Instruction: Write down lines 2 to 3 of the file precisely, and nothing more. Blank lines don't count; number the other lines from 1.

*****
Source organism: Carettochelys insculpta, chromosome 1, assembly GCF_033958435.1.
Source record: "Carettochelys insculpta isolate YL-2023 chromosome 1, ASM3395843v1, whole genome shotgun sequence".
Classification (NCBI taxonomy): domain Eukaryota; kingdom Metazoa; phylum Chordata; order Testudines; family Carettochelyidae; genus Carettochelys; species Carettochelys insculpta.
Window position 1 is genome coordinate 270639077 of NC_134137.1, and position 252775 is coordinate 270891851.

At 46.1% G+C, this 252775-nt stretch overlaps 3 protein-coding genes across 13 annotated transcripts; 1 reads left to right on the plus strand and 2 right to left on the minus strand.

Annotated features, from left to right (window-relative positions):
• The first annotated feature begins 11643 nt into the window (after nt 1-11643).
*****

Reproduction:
Source record: "Carettochelys insculpta isolate YL-2023 chromosome 1, ASM3395843v1, whole genome shotgun sequence".
Classification (NCBI taxonomy): domain Eukaryota; kingdom Metazoa; phylum Chordata; order Testudines; family Carettochelyidae; genus Carettochelys; species Carettochelys insculpta.